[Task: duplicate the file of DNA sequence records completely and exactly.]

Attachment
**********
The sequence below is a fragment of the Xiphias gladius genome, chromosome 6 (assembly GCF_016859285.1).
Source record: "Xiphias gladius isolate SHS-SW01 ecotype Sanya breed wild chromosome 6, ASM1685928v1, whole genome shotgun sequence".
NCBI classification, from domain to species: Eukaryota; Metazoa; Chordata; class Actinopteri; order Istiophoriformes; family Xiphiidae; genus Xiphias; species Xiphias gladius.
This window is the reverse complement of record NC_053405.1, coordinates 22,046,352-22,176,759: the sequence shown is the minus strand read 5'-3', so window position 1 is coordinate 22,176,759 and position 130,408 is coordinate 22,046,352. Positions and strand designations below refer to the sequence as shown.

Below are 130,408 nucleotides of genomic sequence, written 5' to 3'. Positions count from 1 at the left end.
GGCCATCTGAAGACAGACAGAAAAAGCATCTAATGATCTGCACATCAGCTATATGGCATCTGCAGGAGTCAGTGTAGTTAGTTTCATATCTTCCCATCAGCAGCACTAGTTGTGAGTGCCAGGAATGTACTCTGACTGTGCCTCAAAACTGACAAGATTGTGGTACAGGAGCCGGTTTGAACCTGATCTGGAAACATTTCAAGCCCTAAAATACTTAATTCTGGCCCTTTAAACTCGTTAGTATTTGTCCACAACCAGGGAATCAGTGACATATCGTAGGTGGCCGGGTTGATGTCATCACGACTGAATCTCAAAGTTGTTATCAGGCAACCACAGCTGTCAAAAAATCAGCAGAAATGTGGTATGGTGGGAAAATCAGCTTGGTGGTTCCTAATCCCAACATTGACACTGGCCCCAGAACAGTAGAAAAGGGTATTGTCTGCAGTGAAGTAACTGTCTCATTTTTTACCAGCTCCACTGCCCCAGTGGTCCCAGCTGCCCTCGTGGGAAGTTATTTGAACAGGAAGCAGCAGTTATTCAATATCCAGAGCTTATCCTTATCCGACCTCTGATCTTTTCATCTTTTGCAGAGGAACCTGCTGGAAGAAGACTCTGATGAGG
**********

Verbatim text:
The sequence below is a fragment of the Xiphias gladius genome, chromosome 6 (assembly GCF_016859285.1).
Source record: "Xiphias gladius isolate SHS-SW01 ecotype Sanya breed wild chromosome 6, ASM1685928v1, whole genome shotgun sequence".
NCBI classification, from domain to species: Eukaryota; Metazoa; Chordata; class Actinopteri; order Istiophoriformes; family Xiphiidae; genus Xiphias; species Xiphias gladius.
This window is the reverse complement of record NC_053405.1, coordinates 22,046,352-22,176,759: the sequence shown is the minus strand read 5'-3', so window position 1 is coordinate 22,176,759 and position 130,408 is coordinate 22,046,352. Positions and strand designations below refer to the sequence as shown.

Below are 130,408 nucleotides of genomic sequence, written 5' to 3'. Positions count from 1 at the left end.
GGCCATCTGAAGACAGACAGAAAAAGCATCTAATGATCTGCACATCAGCTATATGGCATCTGCAGGAGTCAGTGTAGTTAGTTTCATATCTTCCCATCAGCAGCACTAGTTGTGAGTGCCAGGAATGTACTCTGACTGTGCCTCAAAACTGACAAGATTGTGGTACAGGAGCCGGTTTGAACCTGATCTGGAAACATTTCAAGCCCTAAAATACTTAATTCTGGCCCTTTAAACTCGTTAGTATTTGTCCACAACCAGGGAATCAGTGACATATCGTAGGTGGCCGGGTTGATGTCATCACGACTGAATCTCAAAGTTGTTATCAGGCAACCACAGCTGTCAAAAAATCAGCAGAAATGTGGTATGGTGGGAAAATCAGCTTGGTGGTTCCTAATCCCAACATTGACACTGGCCCCAGAACAGTAGAAAAGGGTATTGTCTGCAGTGAAGTAACTGTCTCATTTTTTACCAGCTCCACTGCCCCAGTGGTCCCAGCTGCCCTCGTGGGAAGTTATTTGAACAGGAAGCAGCAGTTATTCAATATCCAGAGCTTATCCTTATCCGACCTCTGATCTTTTCATCTTTTGCAGAGGAACCTGCTGGAAGAAGACTCTGATGAGG